By the way, you don’t have to go out of the house to use a sitter. If you need to take a bath for an hour to relax/meditate or require some quiet time to get part of your house organized, this is the perfect opportunity to have the sitter come over and lend a hand with the kids. In these tough economic times, co-op babysitting offers a no cost alternative for you to both get to know families in like situations and barter or trade babysitting services in exchange for sitting for them at another time.

Once you do feel comfortable that your sitter has things well in hand, please don’t forget to take the opportunity to make a date out of the house with your spouse and/or significant other.  The needs and demands of a child can feel all consuming. It is critical to create an atmosphere that allows you to remember why the two of you got together in the first place. 

  1. Don’t minimize the need to get some physical exercise for yourself. Moving your body releases natural chemicals in your system called endorphins that are critical for mood balance and overall stability. Many gyms offer New Year specials as incentives to join, but you can also check out the local YMCA, where low cost exercise classes (often with child care) are available. 

And there is nothing wrong with having your child join you on walks in the neighborhood.  Too often families complain about the difficulty in taking their child on outings and forgo excursions for the comfort and security of home base. But, as children’s exposure becomes limited so too do their opportunities for learning how to navigate and regulate in the world. Whether you do it alone or in the company of your support team, both you and your child will benefit from getting out and exercising together while enjoying the opportunity for new emotional experiences that ultimately can lead to the added benefit of developmental growth.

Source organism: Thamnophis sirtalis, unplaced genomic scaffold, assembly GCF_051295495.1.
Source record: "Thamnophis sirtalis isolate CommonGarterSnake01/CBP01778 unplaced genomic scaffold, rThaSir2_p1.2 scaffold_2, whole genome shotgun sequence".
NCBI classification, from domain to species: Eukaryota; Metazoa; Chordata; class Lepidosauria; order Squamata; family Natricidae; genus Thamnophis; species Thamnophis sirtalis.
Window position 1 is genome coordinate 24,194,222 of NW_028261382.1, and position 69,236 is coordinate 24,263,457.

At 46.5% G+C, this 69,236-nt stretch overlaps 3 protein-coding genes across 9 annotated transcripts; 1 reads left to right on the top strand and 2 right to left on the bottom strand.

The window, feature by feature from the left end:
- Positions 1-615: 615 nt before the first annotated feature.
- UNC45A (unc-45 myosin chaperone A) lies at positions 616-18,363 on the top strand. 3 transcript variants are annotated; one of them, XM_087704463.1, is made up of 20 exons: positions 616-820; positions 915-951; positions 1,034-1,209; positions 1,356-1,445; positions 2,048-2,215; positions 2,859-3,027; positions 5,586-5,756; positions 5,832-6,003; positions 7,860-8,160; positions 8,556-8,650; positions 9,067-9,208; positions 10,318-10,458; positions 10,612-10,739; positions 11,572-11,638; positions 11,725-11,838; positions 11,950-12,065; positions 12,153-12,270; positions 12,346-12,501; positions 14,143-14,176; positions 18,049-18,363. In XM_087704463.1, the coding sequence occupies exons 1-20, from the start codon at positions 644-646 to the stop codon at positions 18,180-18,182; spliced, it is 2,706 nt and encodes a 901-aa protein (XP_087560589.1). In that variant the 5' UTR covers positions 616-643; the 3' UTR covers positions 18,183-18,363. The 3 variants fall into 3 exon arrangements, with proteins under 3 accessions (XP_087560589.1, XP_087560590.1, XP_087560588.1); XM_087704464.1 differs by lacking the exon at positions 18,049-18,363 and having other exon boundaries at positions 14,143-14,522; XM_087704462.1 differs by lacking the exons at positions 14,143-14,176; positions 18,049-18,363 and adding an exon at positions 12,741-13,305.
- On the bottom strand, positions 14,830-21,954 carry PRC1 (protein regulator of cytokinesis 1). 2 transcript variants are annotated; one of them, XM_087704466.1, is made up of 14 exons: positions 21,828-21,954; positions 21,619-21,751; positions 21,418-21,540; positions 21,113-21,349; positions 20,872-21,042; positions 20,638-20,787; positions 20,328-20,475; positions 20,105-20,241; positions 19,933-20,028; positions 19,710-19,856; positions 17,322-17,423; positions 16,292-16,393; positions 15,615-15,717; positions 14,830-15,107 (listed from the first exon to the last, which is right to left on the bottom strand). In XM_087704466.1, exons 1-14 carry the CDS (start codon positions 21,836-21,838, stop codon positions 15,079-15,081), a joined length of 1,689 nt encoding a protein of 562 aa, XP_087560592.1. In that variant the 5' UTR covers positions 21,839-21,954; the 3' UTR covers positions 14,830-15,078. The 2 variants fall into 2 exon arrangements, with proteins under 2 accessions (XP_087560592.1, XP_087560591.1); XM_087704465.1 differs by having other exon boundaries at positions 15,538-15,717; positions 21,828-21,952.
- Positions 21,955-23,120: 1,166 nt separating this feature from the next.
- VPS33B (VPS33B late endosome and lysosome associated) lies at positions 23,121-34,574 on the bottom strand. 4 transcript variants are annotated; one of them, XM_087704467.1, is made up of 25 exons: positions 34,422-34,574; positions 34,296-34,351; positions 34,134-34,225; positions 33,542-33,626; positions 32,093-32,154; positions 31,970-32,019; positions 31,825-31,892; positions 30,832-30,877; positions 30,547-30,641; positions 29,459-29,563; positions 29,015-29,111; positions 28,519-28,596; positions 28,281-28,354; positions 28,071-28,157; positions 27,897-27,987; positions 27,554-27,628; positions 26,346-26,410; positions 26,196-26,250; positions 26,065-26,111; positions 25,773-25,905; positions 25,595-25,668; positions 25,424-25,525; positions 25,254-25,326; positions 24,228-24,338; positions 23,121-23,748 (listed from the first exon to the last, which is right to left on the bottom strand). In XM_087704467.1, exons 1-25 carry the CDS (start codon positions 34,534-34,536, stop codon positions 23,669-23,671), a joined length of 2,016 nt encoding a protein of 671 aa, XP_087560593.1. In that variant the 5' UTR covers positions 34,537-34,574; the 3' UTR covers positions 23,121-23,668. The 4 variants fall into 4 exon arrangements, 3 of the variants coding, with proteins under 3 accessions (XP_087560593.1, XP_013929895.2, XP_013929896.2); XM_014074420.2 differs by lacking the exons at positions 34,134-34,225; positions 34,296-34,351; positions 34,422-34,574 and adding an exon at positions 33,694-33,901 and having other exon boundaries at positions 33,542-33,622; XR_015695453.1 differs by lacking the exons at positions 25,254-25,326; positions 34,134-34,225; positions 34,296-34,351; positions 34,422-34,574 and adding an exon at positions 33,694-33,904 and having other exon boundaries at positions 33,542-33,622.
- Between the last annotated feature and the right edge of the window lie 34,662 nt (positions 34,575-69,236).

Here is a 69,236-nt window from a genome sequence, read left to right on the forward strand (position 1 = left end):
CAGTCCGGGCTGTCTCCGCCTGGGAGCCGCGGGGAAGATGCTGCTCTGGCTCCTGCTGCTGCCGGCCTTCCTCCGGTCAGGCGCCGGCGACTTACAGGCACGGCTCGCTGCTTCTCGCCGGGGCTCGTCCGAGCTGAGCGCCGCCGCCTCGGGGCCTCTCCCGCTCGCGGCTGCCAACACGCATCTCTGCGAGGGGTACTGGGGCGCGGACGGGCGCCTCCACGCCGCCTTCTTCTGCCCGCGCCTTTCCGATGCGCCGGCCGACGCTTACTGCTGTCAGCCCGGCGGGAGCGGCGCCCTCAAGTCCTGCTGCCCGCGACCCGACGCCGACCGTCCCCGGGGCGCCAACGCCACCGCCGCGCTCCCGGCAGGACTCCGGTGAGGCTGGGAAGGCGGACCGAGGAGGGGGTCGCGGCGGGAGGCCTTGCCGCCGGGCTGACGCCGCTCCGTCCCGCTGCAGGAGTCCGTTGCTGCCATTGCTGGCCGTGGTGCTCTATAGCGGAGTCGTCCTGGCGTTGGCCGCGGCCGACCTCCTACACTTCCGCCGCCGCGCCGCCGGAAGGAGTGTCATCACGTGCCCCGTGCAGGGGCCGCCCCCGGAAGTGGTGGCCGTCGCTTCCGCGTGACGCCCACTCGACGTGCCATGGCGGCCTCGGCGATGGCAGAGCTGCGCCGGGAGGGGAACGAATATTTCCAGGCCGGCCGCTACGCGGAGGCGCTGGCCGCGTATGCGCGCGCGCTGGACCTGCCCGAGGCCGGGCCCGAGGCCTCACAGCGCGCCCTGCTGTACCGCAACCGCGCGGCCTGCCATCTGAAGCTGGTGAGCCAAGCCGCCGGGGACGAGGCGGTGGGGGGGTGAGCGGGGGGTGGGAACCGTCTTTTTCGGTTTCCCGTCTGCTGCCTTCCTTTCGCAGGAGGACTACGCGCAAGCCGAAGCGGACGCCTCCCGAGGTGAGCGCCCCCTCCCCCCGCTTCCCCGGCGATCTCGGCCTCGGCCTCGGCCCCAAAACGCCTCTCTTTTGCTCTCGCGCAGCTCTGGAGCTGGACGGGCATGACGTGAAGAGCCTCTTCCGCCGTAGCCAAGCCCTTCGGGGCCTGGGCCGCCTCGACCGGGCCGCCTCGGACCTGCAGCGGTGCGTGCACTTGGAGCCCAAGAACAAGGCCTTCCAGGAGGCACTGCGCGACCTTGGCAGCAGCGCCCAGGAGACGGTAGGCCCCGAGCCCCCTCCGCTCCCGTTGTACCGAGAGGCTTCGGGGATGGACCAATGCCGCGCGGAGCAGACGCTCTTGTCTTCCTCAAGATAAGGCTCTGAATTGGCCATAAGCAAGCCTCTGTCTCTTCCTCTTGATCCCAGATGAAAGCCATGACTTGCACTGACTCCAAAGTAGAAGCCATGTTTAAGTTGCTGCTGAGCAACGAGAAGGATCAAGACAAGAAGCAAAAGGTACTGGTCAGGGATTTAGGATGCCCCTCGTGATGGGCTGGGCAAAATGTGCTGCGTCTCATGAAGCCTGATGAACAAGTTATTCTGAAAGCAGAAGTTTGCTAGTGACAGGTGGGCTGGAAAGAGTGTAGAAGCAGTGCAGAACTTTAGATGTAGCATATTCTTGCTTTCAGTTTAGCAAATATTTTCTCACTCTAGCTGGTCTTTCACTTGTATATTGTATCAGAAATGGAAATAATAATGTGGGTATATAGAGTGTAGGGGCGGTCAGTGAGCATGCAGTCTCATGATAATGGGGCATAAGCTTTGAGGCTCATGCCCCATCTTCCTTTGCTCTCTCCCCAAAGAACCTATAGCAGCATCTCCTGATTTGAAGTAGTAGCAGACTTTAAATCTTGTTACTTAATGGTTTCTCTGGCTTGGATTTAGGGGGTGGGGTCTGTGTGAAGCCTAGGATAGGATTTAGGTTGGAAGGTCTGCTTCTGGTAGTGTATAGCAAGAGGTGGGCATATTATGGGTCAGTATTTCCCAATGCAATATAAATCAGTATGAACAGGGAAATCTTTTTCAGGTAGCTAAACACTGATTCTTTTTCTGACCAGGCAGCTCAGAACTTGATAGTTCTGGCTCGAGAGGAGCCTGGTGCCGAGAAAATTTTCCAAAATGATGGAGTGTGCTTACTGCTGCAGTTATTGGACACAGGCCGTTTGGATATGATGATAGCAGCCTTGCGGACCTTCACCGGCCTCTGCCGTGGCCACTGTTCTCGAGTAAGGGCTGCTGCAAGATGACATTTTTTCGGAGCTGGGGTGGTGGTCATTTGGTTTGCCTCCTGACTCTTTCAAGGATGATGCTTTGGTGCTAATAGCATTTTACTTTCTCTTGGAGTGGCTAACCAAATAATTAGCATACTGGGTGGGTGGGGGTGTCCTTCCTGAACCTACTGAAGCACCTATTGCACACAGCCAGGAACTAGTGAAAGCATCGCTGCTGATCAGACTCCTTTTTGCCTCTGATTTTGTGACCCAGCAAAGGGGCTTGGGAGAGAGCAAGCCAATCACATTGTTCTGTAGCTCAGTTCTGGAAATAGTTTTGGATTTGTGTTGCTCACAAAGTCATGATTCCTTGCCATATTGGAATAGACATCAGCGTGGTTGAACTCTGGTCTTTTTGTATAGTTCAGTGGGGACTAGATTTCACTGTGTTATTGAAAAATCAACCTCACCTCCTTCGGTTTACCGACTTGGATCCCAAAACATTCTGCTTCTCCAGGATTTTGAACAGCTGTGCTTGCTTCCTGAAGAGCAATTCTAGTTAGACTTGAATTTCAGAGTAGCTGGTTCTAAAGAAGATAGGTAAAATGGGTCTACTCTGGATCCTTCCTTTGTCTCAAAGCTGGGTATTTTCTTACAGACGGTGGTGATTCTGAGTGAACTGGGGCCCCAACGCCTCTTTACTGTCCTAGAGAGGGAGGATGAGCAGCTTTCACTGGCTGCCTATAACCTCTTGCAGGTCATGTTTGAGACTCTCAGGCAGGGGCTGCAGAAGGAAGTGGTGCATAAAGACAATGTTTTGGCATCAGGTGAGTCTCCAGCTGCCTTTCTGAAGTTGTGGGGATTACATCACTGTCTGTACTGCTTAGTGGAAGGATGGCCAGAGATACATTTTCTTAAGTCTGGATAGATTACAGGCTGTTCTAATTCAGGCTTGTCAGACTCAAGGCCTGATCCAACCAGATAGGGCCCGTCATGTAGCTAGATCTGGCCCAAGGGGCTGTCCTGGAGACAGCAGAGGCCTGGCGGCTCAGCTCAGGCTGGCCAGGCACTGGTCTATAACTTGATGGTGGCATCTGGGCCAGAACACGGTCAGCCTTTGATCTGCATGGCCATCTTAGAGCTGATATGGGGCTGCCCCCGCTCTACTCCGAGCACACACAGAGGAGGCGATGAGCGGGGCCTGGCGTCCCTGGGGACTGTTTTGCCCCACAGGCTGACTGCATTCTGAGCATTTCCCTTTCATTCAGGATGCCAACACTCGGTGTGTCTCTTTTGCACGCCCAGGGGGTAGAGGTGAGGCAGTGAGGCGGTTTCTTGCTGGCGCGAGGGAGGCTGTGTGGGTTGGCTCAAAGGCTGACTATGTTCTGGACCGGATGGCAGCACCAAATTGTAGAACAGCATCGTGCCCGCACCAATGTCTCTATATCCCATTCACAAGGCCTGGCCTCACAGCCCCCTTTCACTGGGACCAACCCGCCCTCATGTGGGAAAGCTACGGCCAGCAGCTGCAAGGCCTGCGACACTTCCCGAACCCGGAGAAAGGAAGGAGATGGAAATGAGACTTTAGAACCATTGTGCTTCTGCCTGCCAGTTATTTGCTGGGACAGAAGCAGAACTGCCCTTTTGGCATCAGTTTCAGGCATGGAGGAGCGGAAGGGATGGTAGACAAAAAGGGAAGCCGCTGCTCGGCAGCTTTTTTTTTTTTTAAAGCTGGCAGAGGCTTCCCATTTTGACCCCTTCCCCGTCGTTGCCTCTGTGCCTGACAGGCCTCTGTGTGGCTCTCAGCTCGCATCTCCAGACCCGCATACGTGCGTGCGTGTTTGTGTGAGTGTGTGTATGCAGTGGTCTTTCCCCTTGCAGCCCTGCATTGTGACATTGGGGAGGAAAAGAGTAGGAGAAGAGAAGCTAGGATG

1. Join parent support/advocacy/educational organizations with families who are experiencing similar circumstances. For parent s with children who have been diagnosed with autism, as an example, there are several national organizations, such as Autism Speaks, the Autism Society of America and TACA (Talk About Curing Autism) who often have local chapters in your area. These families have been down the same road that you are now on and are typically very generous in the multiple areas of support that they offer.

We often start the New Year with promises of changing our lifestyle to improve our lives and the lives of those we love. Parents believe it or not, the greatest gift that you can give to your child during this upcoming year is a healthy mom and dad. 

I wish you all a wonderful 2018, 

Esther B. Hess, Ph.D., a.k.a. The Developmental Doc.